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States sticking to insurance exchange models for 2015


Few states could claim Obamacare's first enrollment period was smooth — whatever the final numbers — but most will approach their insurance exchanges the same way for the 2015 window. None has asked the Obama administration to take over its marketplace or elected to abandon HealthCare.gov in favor of running its own.

For the 2014 enrollment period, 26 states and the District of Columbia opted to run their own marketplaces, while 17 states relied completely on HealthCare.gov, and the remaining seven resorted to partnerships intended as bridges to independent exchanges. States had until May 1 to declare if they wanted to switch models, and the CMS received none, an agency spokeswoman said.

The lack of response is surprising given that several states, particularly Hawaii, Maryland, Massachusetts and Oregon, were widely expected to ditch their own exchanges after severe technical problems impeded many consumers from signing up for coverage online. Meanwhile, many expected Iowa and Illinois to end their partnership arrangements and take full control of their exchanges.

Late last month, the board of Oregon's troubled exchange voted to jettison the state's site, and use HealthCare.gov to enroll beneficiaries into plans. Despite the switch, the state has retained enough day-to-day oversight in managing its qualified health plans that the CMS still considers Oregon to have a state-based exchange, a spokeswoman for Cover Oregon said.

States with troubled exchanges likely wanted to focus on improving their marketplaces for the next enrollment period, Jerod Brown, ‎senior policy manager at Blue Cross and Blue Shield Association said during the Institute for International Research's Medicaid Managed Care Congress on May 19.


Maryland, for example, has chosen to rebuild its marketplace and is adopting technology from Connecticut.

The CMS says it will continue to be flexible with states that decide they need to turn to HealthCare.gov for the 2015 enrollment period.

Massachusetts is working on a dual track, attempting to rebuild its state exchange with a new vendor while also working on a plan that involves ceding control of its marketplace to the federal government. State and federal officials said they hope the course will be clear by July.

“These are state decisions, we aren't forcing them to choose one path or the other, and are instead working with them on what makes the most sense for their state and for their consumers,” a CMS spokeswoman said. “We are working with Massachusetts on a timeline based on their decisions.”

The uncertainty has been nerve-wracking for health plans in the state, said Susan Coakley, interim president of Massachusetts-based BMC HealthNet Plan.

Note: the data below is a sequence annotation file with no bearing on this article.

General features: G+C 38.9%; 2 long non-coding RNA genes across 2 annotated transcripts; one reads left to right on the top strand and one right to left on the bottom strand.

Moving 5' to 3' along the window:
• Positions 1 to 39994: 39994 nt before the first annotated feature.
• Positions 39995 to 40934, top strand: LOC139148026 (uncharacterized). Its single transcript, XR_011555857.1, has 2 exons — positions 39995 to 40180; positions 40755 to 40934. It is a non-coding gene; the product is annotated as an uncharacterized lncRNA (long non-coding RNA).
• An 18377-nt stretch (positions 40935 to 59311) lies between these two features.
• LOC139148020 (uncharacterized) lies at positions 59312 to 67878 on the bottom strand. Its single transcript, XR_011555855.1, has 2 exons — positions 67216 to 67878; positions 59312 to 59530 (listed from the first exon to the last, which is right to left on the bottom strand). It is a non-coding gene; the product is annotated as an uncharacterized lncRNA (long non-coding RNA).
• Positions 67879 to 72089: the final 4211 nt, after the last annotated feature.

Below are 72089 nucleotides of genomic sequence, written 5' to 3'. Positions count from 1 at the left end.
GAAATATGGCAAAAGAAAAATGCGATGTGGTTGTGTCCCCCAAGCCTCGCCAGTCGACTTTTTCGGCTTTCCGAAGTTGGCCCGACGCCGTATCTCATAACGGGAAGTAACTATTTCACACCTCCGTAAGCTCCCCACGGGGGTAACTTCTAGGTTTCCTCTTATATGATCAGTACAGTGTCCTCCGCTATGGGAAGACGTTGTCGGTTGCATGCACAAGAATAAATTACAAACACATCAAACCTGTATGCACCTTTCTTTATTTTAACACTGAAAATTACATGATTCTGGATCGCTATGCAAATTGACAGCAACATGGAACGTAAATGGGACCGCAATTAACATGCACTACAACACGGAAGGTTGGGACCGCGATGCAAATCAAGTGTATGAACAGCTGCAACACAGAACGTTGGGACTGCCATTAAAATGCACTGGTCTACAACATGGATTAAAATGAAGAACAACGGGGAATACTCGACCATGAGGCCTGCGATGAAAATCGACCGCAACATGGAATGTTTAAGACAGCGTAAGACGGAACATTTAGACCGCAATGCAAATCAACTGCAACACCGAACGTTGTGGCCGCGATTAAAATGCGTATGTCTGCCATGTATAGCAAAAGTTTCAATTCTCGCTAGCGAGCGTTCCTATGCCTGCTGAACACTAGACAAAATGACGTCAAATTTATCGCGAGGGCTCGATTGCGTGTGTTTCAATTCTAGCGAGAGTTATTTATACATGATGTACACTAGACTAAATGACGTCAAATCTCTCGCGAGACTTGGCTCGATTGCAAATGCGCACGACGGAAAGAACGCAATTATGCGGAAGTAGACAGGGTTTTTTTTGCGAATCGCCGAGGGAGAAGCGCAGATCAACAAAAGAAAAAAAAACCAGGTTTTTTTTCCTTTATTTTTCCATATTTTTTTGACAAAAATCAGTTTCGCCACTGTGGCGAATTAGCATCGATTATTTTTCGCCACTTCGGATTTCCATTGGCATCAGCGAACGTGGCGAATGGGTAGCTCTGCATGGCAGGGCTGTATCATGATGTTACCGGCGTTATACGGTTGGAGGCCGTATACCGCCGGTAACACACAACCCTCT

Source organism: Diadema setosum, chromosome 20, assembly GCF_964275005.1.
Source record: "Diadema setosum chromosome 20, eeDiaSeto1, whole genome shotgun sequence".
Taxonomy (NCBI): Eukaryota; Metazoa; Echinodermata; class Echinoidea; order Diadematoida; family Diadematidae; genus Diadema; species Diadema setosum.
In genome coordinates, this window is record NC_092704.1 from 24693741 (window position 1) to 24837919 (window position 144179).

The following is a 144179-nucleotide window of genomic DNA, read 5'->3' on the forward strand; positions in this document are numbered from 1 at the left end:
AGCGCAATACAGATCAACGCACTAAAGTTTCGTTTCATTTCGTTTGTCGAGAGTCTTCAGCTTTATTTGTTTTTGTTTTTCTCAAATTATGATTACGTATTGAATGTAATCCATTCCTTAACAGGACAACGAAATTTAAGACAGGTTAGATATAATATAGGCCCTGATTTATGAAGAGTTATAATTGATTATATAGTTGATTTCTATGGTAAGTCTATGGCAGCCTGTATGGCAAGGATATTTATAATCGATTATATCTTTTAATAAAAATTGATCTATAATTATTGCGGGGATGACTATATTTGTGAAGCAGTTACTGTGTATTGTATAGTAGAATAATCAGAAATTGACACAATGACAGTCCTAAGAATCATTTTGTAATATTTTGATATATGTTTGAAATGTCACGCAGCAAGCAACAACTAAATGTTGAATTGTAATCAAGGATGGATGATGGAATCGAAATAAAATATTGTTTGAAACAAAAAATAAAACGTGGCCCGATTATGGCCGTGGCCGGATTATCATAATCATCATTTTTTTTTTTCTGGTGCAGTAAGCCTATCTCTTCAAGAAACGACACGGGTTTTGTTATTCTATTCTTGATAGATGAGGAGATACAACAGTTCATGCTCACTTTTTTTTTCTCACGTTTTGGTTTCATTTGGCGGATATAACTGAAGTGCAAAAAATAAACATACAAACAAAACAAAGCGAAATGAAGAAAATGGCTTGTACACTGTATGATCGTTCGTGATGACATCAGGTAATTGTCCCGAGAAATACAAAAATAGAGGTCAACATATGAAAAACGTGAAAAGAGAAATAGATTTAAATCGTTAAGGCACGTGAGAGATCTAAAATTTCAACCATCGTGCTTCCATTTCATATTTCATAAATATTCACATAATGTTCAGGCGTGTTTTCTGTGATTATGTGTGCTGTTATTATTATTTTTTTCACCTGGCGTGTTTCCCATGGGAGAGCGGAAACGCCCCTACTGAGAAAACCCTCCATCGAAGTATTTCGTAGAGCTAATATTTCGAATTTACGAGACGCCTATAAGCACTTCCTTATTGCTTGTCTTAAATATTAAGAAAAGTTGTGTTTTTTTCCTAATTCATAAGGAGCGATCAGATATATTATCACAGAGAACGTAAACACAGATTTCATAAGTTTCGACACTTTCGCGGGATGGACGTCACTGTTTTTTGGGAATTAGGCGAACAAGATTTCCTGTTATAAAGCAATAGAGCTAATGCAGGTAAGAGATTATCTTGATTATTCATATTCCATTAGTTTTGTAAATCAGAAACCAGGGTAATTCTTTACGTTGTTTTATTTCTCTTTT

From a technology perspective, “IT people are pulling their hair across the state,” Coakley said, as payers work with their vendors to prepare for both scenarios. From a program standpoint, she added, there is concern as federal exchange offerings tend to be more generic than state offerings.


If the state does pull the plug on its own exchange, it would mean the end of the state's program offering wraparound premium and cost-sharing subsidies to help people between 200% and 300% of the federal poverty level afford comprehensive coverage.

That scenario “would be a tremendous failure for the state,” Coakley said. “These people would have to jump to the exchange, and while they may be eligible for some qualified health plan tax credits, they won't get much, and it will create access issues.”

State legislation that would have given Illinois and Iowa full control over their marketplaces failed to pass. The partnership exchange model was envisioned as stepping stone for states that ultimately wanted to run their own but weren't able to build them in time for the 2014 open enrollment period that began Oct. 1, 2013.

Spokesmen from both states say that's still the plan in the long term and didn't rule out a switch for 2016.

West Virginia, however, says it has no plans to ever severe ties with HHS and enjoys having some say in its offering, while not assuming full responsibility for it.

“It was determined early on, back in 2012, that it did not make fiscal sense to build, operate and maintain a state exchange given West Virginia's small population,” said Michael Riley, the state's insurance commissioner.

Virgil Dickson writes for Modern Healthcare, a sister publication of Business Insurance.